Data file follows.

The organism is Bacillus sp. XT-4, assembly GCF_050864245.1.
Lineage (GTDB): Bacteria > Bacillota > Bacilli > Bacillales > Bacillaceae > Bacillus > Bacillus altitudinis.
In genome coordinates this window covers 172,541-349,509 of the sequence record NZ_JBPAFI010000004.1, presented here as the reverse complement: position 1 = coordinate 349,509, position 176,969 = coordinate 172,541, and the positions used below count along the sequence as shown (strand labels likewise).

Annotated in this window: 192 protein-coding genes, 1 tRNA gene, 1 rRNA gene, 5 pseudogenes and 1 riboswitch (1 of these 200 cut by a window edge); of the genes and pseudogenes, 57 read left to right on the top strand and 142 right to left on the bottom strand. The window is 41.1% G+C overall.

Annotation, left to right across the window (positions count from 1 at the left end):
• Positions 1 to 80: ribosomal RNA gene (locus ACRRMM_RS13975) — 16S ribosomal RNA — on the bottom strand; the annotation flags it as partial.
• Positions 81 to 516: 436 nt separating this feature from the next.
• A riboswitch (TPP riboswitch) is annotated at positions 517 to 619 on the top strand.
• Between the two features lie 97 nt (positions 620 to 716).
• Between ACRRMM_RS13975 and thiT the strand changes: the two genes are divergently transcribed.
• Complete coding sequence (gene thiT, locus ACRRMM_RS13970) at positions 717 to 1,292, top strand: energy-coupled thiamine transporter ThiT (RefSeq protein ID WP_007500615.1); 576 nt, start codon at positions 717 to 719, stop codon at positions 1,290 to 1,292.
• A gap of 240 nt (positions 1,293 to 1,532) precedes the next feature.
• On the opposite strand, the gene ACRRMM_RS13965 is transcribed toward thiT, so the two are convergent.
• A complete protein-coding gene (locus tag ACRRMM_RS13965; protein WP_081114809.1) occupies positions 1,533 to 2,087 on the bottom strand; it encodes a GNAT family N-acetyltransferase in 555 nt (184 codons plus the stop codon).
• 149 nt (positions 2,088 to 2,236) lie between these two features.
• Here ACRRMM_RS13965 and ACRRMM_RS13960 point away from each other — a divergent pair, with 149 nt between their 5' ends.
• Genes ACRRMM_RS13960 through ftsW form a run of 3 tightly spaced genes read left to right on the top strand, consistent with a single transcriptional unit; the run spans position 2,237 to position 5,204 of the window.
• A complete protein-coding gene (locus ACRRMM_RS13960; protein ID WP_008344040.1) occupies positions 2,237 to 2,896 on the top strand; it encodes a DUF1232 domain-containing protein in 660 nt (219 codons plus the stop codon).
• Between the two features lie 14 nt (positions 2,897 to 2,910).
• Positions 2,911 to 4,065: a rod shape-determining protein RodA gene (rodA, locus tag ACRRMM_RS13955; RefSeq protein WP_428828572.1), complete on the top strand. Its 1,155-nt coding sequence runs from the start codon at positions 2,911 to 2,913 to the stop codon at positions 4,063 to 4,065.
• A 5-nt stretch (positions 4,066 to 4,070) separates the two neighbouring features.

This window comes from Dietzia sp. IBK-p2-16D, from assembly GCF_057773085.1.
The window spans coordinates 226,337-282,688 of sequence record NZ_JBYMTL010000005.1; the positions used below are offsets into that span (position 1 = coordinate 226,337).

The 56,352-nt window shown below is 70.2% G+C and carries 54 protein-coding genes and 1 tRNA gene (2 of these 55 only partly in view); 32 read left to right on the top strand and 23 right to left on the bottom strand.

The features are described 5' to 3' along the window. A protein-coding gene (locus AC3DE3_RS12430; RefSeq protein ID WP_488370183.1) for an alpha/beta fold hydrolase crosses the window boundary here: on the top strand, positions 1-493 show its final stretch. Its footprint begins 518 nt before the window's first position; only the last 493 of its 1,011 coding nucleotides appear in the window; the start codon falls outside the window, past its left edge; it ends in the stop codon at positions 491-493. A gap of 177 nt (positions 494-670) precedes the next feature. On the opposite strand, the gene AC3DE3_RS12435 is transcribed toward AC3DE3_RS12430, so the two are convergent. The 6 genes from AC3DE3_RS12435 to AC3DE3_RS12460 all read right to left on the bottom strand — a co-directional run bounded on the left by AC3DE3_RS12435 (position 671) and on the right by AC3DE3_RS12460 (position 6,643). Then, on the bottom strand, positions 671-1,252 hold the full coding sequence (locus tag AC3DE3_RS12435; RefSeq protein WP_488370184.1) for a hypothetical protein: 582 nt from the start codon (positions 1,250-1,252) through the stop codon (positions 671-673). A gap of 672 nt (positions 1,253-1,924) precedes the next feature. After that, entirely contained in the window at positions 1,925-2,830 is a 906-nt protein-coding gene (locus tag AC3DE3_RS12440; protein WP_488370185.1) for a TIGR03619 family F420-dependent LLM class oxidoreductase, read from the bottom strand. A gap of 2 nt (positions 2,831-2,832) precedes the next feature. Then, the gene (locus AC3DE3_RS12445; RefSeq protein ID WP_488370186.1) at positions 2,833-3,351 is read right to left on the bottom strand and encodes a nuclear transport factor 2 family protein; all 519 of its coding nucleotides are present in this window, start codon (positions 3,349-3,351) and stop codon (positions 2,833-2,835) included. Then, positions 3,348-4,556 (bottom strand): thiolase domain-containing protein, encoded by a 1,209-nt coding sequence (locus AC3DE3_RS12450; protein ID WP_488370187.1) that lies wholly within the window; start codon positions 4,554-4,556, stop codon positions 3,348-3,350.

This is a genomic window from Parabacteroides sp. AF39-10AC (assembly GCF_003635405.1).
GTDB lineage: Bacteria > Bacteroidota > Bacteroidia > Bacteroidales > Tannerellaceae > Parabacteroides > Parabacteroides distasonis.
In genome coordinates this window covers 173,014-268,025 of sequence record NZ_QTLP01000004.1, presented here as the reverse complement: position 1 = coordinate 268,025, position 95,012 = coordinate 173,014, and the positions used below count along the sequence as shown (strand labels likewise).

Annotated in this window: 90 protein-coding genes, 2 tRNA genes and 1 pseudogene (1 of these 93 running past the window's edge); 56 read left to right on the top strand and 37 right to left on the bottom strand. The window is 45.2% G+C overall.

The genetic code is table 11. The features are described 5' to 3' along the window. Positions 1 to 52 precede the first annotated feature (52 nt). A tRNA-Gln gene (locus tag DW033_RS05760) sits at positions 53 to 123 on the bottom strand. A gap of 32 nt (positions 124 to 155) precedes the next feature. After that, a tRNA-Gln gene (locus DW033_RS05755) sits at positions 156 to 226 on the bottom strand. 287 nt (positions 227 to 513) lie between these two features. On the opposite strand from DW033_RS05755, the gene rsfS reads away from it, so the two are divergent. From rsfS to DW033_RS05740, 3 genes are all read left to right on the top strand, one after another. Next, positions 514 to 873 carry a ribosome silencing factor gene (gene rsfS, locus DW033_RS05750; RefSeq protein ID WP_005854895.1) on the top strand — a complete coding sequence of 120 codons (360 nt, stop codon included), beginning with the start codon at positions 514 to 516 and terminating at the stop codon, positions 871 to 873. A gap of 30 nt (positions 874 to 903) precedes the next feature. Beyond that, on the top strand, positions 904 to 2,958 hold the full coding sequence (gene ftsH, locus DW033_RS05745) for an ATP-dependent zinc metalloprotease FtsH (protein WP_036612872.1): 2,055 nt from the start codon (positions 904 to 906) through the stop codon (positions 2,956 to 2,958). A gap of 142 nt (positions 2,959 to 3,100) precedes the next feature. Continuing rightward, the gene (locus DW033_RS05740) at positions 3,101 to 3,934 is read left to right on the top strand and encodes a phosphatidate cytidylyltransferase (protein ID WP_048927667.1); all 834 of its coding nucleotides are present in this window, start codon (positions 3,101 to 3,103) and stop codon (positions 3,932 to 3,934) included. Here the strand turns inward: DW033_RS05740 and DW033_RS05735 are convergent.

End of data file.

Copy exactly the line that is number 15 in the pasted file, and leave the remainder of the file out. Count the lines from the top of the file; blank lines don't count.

• 149 nt (positions 2,088 to 2,236) lie between these two features.